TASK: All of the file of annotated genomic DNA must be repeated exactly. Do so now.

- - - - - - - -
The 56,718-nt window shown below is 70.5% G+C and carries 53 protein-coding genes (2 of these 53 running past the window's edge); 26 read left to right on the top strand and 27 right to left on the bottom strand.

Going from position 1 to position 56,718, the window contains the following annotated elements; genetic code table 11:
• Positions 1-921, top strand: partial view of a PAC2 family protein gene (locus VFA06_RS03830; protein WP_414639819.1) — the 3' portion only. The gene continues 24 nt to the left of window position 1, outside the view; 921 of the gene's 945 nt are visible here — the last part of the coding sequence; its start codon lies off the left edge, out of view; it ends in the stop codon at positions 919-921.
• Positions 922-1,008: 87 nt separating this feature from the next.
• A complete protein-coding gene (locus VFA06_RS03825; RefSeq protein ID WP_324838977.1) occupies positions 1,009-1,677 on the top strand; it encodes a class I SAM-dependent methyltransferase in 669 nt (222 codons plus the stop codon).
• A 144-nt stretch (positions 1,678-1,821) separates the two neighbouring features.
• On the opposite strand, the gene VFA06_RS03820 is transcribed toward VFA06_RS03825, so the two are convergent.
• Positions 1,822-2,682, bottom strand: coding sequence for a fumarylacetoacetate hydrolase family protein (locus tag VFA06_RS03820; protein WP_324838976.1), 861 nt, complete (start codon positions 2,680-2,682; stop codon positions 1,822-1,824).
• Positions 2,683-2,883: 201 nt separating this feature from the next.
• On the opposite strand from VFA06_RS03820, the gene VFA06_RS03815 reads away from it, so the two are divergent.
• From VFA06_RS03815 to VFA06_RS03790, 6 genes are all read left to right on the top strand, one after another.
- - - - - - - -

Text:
The 56,718-nt window shown below is 70.5% G+C and carries 53 protein-coding genes (2 of these 53 running past the window's edge); 26 read left to right on the top strand and 27 right to left on the bottom strand.

Going from position 1 to position 56,718, the window contains the following annotated elements; genetic code table 11:
• Positions 1-921, top strand: partial view of a PAC2 family protein gene (locus VFA06_RS03830; protein WP_414639819.1) — the 3' portion only. The gene continues 24 nt to the left of window position 1, outside the view; 921 of the gene's 945 nt are visible here — the last part of the coding sequence; its start codon lies off the left edge, out of view; it ends in the stop codon at positions 919-921.
• Positions 922-1,008: 87 nt separating this feature from the next.
• A complete protein-coding gene (locus VFA06_RS03825; RefSeq protein ID WP_324838977.1) occupies positions 1,009-1,677 on the top strand; it encodes a class I SAM-dependent methyltransferase in 669 nt (222 codons plus the stop codon).
• A 144-nt stretch (positions 1,678-1,821) separates the two neighbouring features.
• On the opposite strand, the gene VFA06_RS03820 is transcribed toward VFA06_RS03825, so the two are convergent.
• Positions 1,822-2,682, bottom strand: coding sequence for a fumarylacetoacetate hydrolase family protein (locus tag VFA06_RS03820; protein WP_324838976.1), 861 nt, complete (start codon positions 2,680-2,682; stop codon positions 1,822-1,824).
• Positions 2,683-2,883: 201 nt separating this feature from the next.
• On the opposite strand from VFA06_RS03820, the gene VFA06_RS03815 reads away from it, so the two are divergent.
• From VFA06_RS03815 to VFA06_RS03790, 6 genes are all read left to right on the top strand, one after another.